Barclays slyly announced Â£38.5m of bonuses for its top executives whilst the country's attention was diverted by belt-tightening measures in the Chancellor’s Budget.
Chief Executive Antony Jenkins was awarded 1.8m shares worth Â£5.3m. Jenkins cashed in half of the shares as the appropriately named head of controversial investment banking division, Rich Ricci, was awarded Â£17.5m worth of shares. Rich immediately cashed in all of his shares. These rewards are despite pre-tax profits plummeting from Â£5.9 billion to Â£246 milllion.
Barclays underhand move has reignited public anger over excessive pay after a year in which the bank was fined Â£290 million for rigging Libor and has been mired in a string of scandals, ranging from mis-selling to structuring aggressive tax avoidance schemes.
Laura Willoughby MBE, Chief Executive of campaign website MoveYourMoney.org.uk , said:
“This massive bonus pool is an outrageous reward for failure in a year that can only be described as the most shameful in Barclays’ 323-year history. Trying to hide their big pay-checks and share options under the cover of the nation's belt-tightening budget is simply crass.
"As public sector workers face another year of pay freezes and rampant inflation, Barclays bankers are popping champagne corks as if the financial crisis they helped engineer never happened. Meanwhile the only banks actually growing in austerity Britain are food banks!
“It is hard to think of a justification for Jenkins’s bonus, given that he has barely begun his flagship ‘Project Transform’; and Rich Ricci is the head of the very investment arm responsible for the company’s biggest failings.”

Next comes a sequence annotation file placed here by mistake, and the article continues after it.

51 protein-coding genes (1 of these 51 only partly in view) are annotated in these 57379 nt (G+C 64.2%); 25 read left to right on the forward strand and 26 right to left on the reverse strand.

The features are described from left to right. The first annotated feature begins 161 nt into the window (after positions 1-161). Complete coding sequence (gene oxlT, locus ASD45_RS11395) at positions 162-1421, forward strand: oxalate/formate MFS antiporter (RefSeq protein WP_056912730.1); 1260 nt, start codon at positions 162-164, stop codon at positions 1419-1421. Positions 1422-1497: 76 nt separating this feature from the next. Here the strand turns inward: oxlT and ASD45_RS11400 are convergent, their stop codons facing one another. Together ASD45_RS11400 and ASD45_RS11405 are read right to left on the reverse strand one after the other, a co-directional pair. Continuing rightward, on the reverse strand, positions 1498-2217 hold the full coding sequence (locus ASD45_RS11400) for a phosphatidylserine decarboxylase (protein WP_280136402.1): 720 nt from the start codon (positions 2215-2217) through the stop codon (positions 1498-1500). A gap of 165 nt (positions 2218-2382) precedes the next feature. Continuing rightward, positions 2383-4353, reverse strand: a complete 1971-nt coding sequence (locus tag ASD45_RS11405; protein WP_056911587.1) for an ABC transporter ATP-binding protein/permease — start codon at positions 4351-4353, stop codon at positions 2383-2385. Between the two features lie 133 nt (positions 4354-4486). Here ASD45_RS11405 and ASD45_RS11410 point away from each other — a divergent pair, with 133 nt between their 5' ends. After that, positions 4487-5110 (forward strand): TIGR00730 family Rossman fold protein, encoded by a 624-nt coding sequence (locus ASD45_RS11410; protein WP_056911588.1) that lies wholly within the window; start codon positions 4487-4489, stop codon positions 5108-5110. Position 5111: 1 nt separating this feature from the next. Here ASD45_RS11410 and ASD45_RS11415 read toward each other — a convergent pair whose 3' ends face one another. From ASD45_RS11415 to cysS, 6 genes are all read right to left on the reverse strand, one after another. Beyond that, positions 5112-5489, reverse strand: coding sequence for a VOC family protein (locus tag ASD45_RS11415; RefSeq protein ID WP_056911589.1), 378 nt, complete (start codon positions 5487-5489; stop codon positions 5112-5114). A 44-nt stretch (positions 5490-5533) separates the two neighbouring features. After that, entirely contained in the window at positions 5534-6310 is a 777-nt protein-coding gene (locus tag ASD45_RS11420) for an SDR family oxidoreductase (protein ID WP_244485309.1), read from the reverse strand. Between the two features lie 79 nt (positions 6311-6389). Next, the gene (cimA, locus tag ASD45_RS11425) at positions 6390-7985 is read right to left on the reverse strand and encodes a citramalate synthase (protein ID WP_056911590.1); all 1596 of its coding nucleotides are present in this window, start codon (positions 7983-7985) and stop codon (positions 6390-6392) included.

This video released by Move Your Money highlights the bank’s failures in 2012:
This news comes after a difficult period for Barclays, in which it set aside a further Â£1 billion to compensate customers for mis-selling; it emerged that the Financial Ombudsman received more complaints about Barclays than any other bank; and new questions arose about the way Barclays raised money in Qatar to avoid a tax-payer bailout during the financial crisis.
New research suggests that public outrage over excessive pay is still increasing, and is one of the key factors in making people consider moving their money.
A recent poll by YouGov said that 38% of respondents felt unable to trust their bank until they paid “sensible” bonuses to their staff, whilst 16% of all Barclays’ customers were actively thinking of leaving the bank.
According to a separate poll by YouGov, up to 14 million customers may move their bank account after reforms are enacted to make moving bank accounts easier.